Well, dentists are often not affiliated with large hospitals – they are independent small businesses all on their own.  Most physicians practices are affiliated with a hospital of some sort.  The hospital provides a lot of services that physicians need – such as software.  Dentists, in this regard, are on their own.  So, they need a comprehensive solution.

Moreover, people don’t go around suing their dentists for seven-digit sums because they capped the wrong tooth.  Nowadays, if your doctor doesn’t treat your hemorrhoids properly, you’re entitled to the Good Life at the doctor’s expense.

A doctor can decide to move from one health system to another.  The physician business model is that physicians generally take their patients from one health system / hospital to another should they change over.  Usually, because dentists are mostly independent entities, patients stay within that office or groups of offices.  If a dentist leaves and starts their own practice, he or she may take their patients with them.  However, they will also need their own software to manage the office.  And, dental records can be easily updated by a one- to to-hour exam and charting session.  Not true with physicians, who often retain a decade or more of health history.

Dentists, despite being notoriously cheap, they have the money and the business model to invest in what Obama claims they don’t have.  Some physicians have gone this route already, but most keep their records on paper.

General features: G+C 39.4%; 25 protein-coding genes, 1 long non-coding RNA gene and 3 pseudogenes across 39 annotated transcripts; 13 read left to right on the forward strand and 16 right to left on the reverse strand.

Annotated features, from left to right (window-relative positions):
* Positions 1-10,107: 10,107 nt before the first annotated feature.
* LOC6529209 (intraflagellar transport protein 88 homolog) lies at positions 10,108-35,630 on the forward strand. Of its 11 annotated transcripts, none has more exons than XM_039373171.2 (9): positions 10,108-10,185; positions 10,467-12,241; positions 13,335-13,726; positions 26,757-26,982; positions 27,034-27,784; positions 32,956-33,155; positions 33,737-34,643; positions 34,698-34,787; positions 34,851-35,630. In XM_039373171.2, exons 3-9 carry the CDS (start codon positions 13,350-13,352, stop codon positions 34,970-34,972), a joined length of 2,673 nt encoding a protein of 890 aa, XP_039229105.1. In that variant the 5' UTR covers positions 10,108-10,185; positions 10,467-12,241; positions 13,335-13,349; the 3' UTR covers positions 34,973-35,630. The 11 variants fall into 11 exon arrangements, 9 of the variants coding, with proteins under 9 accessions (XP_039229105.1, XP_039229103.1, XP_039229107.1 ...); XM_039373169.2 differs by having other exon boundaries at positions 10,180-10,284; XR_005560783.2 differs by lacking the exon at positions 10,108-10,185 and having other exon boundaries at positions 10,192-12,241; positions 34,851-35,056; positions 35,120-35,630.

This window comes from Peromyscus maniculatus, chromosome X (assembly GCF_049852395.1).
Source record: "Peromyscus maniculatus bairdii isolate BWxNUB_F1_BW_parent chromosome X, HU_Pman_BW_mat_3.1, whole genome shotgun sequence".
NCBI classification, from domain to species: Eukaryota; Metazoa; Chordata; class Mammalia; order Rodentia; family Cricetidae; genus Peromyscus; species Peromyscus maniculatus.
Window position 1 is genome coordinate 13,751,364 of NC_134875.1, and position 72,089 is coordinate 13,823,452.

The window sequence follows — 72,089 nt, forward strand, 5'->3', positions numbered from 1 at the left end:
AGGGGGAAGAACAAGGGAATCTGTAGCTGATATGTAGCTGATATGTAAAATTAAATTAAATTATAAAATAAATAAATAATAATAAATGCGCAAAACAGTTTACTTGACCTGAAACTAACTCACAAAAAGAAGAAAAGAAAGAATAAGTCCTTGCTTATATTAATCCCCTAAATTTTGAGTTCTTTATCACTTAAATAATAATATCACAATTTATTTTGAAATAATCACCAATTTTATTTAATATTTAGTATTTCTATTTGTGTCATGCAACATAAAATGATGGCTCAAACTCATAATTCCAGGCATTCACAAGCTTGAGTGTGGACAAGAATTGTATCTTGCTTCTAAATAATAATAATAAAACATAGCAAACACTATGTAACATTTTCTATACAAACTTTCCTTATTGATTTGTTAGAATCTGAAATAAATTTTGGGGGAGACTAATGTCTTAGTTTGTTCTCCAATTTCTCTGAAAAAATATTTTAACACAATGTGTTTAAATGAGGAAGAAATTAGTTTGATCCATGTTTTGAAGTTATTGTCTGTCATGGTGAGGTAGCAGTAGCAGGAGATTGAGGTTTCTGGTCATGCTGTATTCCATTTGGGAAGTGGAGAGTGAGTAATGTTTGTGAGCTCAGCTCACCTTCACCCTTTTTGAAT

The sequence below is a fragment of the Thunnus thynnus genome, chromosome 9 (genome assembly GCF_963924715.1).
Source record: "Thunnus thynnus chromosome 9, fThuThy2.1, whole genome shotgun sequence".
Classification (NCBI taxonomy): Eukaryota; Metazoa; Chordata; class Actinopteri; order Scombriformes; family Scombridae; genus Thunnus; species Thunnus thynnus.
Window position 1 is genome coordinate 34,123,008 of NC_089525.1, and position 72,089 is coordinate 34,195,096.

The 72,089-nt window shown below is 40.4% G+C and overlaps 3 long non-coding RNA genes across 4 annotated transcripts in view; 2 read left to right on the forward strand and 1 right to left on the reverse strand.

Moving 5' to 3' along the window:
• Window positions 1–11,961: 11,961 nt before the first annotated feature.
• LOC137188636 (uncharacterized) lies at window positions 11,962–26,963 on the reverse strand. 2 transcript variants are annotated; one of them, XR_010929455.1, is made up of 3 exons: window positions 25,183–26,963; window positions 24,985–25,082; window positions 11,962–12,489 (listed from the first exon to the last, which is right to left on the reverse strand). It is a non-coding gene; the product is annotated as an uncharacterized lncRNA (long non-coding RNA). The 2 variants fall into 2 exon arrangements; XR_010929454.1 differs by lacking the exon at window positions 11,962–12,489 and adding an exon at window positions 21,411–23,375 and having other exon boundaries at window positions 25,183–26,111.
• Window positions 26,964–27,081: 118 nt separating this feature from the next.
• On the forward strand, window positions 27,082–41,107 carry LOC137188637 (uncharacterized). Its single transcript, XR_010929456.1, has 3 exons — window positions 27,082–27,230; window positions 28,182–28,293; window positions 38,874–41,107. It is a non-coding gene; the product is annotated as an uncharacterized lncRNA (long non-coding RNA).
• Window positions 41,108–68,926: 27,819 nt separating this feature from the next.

This is the other dirty little secret that The Nazarine isn’t mentioning: software to hold and manage medical records has been on the market for some time now.  It has been on the market, to my knowledge, for at least a decade.  That metal defective and his drooling, wide-eyed followers act like such a thing doesn’t exist.

There is another reason why medical records are not so quickly moved to online storage.  Your average dentist has a limited number of diagnostic tools by which he is able to diagnose problems in your mouth.  There’s the visual inspection (known as “charting”), things like periodontal checks (also part of charting), X-Rays, and miniature video cameras.  That’s about it.  A doctor, however, can have EKG printouts, CAT scan picture, PET scan pictures, X-Rays, lab results (and there are literally hundreds of these), ultrasound videos, and so on, and so on, and so on.  A vast majority of these diagnostic machines are older pieces of equipment that do not generate output that is compatible with any medical management package.  So, the end result is that if the doctor wants this information stored in his system, he generally has to buy a specialized scanner that will convert “paper”-based images like old X-Rays into digitized bitmaps with a fairly high resolution.  Such resolutions did not exist even a decade ago without the outlay of a HUGE amount of cash from the doctor’s own pocket.

Plus, hospitals tend to keep things like outdated CAT scan machines around because they’re already paid-off, and actually generate revenue for the hospital at that point.  I know that hospitals making a profit tends to make most socialists shudder.